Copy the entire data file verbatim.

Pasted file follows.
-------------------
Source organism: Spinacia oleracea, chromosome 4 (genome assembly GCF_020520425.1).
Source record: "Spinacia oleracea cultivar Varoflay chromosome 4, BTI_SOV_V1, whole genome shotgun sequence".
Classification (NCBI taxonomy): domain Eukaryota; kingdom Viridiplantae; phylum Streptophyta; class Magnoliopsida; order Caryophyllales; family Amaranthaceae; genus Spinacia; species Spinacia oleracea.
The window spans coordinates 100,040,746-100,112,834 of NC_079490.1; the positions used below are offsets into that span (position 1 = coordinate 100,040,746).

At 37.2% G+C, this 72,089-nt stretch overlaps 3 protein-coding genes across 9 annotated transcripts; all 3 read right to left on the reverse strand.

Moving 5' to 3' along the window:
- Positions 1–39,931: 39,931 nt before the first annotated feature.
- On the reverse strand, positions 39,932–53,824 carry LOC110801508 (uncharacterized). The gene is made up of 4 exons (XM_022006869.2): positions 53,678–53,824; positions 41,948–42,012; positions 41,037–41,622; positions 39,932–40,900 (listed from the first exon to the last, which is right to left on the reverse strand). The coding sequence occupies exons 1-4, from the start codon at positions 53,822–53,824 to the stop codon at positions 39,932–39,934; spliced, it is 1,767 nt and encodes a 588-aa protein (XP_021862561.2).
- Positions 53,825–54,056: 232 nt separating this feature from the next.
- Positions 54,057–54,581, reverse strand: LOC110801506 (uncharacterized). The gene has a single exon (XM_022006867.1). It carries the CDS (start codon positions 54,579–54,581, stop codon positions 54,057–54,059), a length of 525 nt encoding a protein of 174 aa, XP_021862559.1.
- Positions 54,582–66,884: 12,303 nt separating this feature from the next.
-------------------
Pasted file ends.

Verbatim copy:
Source organism: Spinacia oleracea, chromosome 4 (genome assembly GCF_020520425.1).
Source record: "Spinacia oleracea cultivar Varoflay chromosome 4, BTI_SOV_V1, whole genome shotgun sequence".
Classification (NCBI taxonomy): domain Eukaryota; kingdom Viridiplantae; phylum Streptophyta; class Magnoliopsida; order Caryophyllales; family Amaranthaceae; genus Spinacia; species Spinacia oleracea.
The window spans coordinates 100,040,746-100,112,834 of NC_079490.1; the positions used below are offsets into that span (position 1 = coordinate 100,040,746).

At 37.2% G+C, this 72,089-nt stretch overlaps 3 protein-coding genes across 9 annotated transcripts; all 3 read right to left on the reverse strand.

Moving 5' to 3' along the window:
- Positions 1–39,931: 39,931 nt before the first annotated feature.
- On the reverse strand, positions 39,932–53,824 carry LOC110801508 (uncharacterized). The gene is made up of 4 exons (XM_022006869.2): positions 53,678–53,824; positions 41,948–42,012; positions 41,037–41,622; positions 39,932–40,900 (listed from the first exon to the last, which is right to left on the reverse strand). The coding sequence occupies exons 1-4, from the start codon at positions 53,822–53,824 to the stop codon at positions 39,932–39,934; spliced, it is 1,767 nt and encodes a 588-aa protein (XP_021862561.2).
- Positions 53,825–54,056: 232 nt separating this feature from the next.
- Positions 54,057–54,581, reverse strand: LOC110801506 (uncharacterized). The gene has a single exon (XM_022006867.1). It carries the CDS (start codon positions 54,579–54,581, stop codon positions 54,057–54,059), a length of 525 nt encoding a protein of 174 aa, XP_021862559.1.
- Positions 54,582–66,884: 12,303 nt separating this feature from the next.